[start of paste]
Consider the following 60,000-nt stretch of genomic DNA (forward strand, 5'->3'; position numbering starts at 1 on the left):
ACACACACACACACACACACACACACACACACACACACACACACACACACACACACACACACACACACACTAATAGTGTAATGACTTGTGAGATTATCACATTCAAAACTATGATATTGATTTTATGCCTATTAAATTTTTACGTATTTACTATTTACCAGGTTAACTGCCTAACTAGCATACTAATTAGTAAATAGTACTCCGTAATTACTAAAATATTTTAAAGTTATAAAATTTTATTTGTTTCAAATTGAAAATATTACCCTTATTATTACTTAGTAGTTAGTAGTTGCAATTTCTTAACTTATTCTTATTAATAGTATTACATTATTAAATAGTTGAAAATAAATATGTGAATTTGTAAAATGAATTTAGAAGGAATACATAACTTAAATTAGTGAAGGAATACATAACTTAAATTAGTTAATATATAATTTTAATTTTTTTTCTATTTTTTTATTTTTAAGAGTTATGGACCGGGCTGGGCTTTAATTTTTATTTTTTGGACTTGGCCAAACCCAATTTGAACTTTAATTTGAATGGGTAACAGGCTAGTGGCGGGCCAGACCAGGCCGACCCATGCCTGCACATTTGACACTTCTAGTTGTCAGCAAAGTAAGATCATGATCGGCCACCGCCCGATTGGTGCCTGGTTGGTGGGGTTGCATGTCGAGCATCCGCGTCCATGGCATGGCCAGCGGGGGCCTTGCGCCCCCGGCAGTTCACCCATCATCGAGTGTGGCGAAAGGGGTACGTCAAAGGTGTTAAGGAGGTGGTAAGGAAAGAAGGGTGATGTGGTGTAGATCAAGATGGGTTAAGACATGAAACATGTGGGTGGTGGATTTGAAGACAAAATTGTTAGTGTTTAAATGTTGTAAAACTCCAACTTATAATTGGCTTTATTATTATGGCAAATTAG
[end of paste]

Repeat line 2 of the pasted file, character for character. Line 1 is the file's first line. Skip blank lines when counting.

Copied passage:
ACACACACACACACACACACACACACACACACACACACACACACACACACACACACACACACACACACACTAATAGTGTAATGACTTGTGAGATTATCACATTCAAAACTATGATATTGATTTTATGCCTATTAAATTTTTACGTATTTACTATTTACCAGGTTAACTGCCTAACTAGCATACTAATTAGTAAATAGTACTCCGTAATTACTAAAATATTTTAAAGTTATAAAATTTTATTTGTTTCAAATTGAAAATATTACCCTTATTATTACTTAGTAGTTAGTAGTTGCAATTTCTTAACTTATTCTTATTAATAGTATTACATTATTAAATAGTTGAAAATAAATATGTGAATTTGTAAAATGAATTTAGAAGGAATACATAACTTAAATTAGTGAAGGAATACATAACTTAAATTAGTTAATATATAATTTTAATTTTTTTTCTATTTTTTTATTTTTAAGAGTTATGGACCGGGCTGGGCTTTAATTTTTATTTTTTGGACTTGGCCAAACCCAATTTGAACTTTAATTTGAATGGGTAACAGGCTAGTGGCGGGCCAGACCAGGCCGACCCATGCCTGCACATTTGACACTTCTAGTTGTCAGCAAAGTAAGATCATGATCGGCCACCGCCCGATTGGTGCCTGGTTGGTGGGGTTGCATGTCGAGCATCCGCGTCCATGGCATGGCCAGCGGGGGCCTTGCGCCCCCGGCAGTTCACCCATCATCGAGTGTGGCGAAAGGGGTACGTCAAAGGTGTTAAGGAGGTGGTAAGGAAAGAAGGGTGATGTGGTGTAGATCAAGATGGGTTAAGACATGAAACATGTGGGTGGTGGATTTGAAGACAAAATTGTTAGTGTTTAAATGTTGTAAAACTCCAACTTATAATTGGCTTTATTATTATGGCAAATTAG